Climate

Quebec sets 2020 greenhouse gas emission targets
November 24, 2009 06:22 AM - Reuters

The Canadian province of Quebec said on Monday it aims to cut its greenhouse gas emissions by 20 percent below 1990 levels by 2020, the same target as that set by the European Union. "It is a very ambitious target for the government, given that 48 percent of Quebec's total energy currently comes from renewable energy sources," Quebec Premier Jean Charest said in a statement.

East Antarctic ice began to melt faster in 2006
November 23, 2009 06:31 AM - Nina Chestney, Reuters

East Antarctica's ice started to melt faster from 2006, which could cause sea levels to rise sooner than anticipated, according to a study by scientists at the University of Texas. In the study published in Nature's Geoscience journal, scientists estimated that East Antarctica has been losing ice mass at an average rate of 5 to 109 gigatonnes per year from April 2002 to January 2009, but the rate speeded up from 2006.

65 World leaders to join climate talks
November 22, 2009 08:35 AM - John Acher, Reuters

Sixty-five world leaders have confirmed they will attend a U.N. conference in Copenhagen in December that will try to clinch a new global climate deal, and many more are considering, Danish officials said on Sunday.

Agriculture Can Adapt to Climate Change
November 20, 2009 10:40 AM - William D. Dar, SciDevNet

Innovative agricultural technologies can produce crops that meet climate change challenges, says ICRISAT head William Dar. New strategies must be built around 'green' agricultural technologies, such as adaptive plant breeding, pest forecasting, rainwater harvesting and fertiliser microdosing.

US Army Corps Found Negligent in Katrina Floods
November 20, 2009 10:04 AM - BBC, Environmental Health News

A US judge has ruled that negligence by the US Army Corps of Engineers led to massive floods in parts of New Orleans as Hurricane Katrina struck in 2005. It was the first time a US court has found the federal government directly responsible for some of the damage caused by Hurricane Katrina.

Melting sea ice dilutes water, endangers sea life
November 20, 2009 06:33 AM - Reuters

Melting of the Arctic sea ice due to global warming is diluting surface waters and this is endangering some species of shellfish which need minerals in the water to form their shells and skeletons, scientists have found. In a paper published in Science, they warned that this has serious implications for ecosystems in the Arctic.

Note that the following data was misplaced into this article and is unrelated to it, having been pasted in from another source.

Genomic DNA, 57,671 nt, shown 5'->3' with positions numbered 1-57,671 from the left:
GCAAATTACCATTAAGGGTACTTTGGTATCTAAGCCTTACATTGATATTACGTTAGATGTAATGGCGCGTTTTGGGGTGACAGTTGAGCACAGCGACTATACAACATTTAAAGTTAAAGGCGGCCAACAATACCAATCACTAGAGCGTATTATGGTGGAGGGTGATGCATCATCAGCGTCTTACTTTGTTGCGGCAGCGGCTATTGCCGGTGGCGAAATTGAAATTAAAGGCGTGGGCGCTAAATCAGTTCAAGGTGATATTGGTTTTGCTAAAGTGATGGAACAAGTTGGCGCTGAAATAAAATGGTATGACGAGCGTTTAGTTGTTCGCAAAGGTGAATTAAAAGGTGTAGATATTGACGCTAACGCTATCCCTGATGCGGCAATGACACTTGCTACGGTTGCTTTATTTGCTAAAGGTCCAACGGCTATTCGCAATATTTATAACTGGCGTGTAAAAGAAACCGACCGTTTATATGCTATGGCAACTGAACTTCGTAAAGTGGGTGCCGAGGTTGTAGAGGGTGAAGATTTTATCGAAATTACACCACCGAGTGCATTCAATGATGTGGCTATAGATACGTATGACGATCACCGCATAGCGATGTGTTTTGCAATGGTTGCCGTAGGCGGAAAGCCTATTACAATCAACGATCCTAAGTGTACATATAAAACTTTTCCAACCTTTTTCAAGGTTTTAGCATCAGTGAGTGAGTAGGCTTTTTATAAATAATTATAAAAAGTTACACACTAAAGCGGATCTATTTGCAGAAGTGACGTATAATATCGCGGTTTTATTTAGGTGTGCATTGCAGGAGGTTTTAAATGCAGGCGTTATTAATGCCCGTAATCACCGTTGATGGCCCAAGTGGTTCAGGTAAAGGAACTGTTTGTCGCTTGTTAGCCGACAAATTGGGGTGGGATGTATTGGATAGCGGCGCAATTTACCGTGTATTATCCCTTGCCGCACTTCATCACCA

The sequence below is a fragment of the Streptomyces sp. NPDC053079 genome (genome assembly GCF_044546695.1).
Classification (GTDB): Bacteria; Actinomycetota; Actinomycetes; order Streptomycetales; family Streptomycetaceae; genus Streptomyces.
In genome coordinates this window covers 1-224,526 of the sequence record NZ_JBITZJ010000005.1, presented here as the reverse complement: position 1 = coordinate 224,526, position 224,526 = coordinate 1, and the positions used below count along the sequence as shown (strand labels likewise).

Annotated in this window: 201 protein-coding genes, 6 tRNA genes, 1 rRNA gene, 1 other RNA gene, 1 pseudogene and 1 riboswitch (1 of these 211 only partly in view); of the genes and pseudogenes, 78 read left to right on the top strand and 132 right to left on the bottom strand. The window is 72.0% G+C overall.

ISLAM’S GREEN INITIATIVE
November 19, 2009 06:28 AM - Shireen Qudosi

The UK-based the Alliance of Religions and Conservation (ARC), in working with the U.N., recently hosted 200 representatives from nine major world religions spanning over 60 different religious organizations. Baha’i, Buddhists, Christians, Hindus, Jews, Muslims, Shintoists, Taoists and Sikhs all gathered at London’s Windsor Castle with a united environmental agenda. In an era of increasing religious divide, a once little thought of topic known as “the environment” was able to bring together ancient faith groups to discuss a modern solution. And with Islam at the forefront of today’s news, Muslim leaders proved Islam’s ability to adapt and meet new needs.

Climate Change Deal Must Aim to Help Women, U.N. Says
November 18, 2009 09:19 AM - Kate Kelland, Reuters

Women bear the brunt of drought, rising seas, melting glaciers and other effects of climate change but are mostly ignored in the debate over how to halt it, the United Nations Population Fund (UNFPA) said today. Because women are often the poorest in society and have less power over their lives, less recognition of economic worth, and bear the brunt of raising children, they suffer more.

Norway to Help Protect Guyana's Forests
November 17, 2009 11:44 AM - Ben Block , Worldwatch Institute

For the past year, President Bharrat Jagdeo of Guyana has traveled the world offering to place his nation's forests under international supervision if other countries paid his citizens not to deforest the tropical landscapes. The campaign received major support last week when Norway announced a $30 million commitment for the small South American nation to implement an "avoided deforestation" plan.

Africa Agrees on Secret Climate Damages Demand
November 17, 2009 11:33 AM - Barry Malone, Reuters

African leaders agreed on Tuesday on how much cash to demand from the rich world to compensate for the impact of climate change on the continent but kept the figure secret ahead of next month's Copenhagen talks. The United Nations summit in Denmark will try to agree on how to counter climate change and come up with a post-Kyoto treaty protocol to curb emissions.

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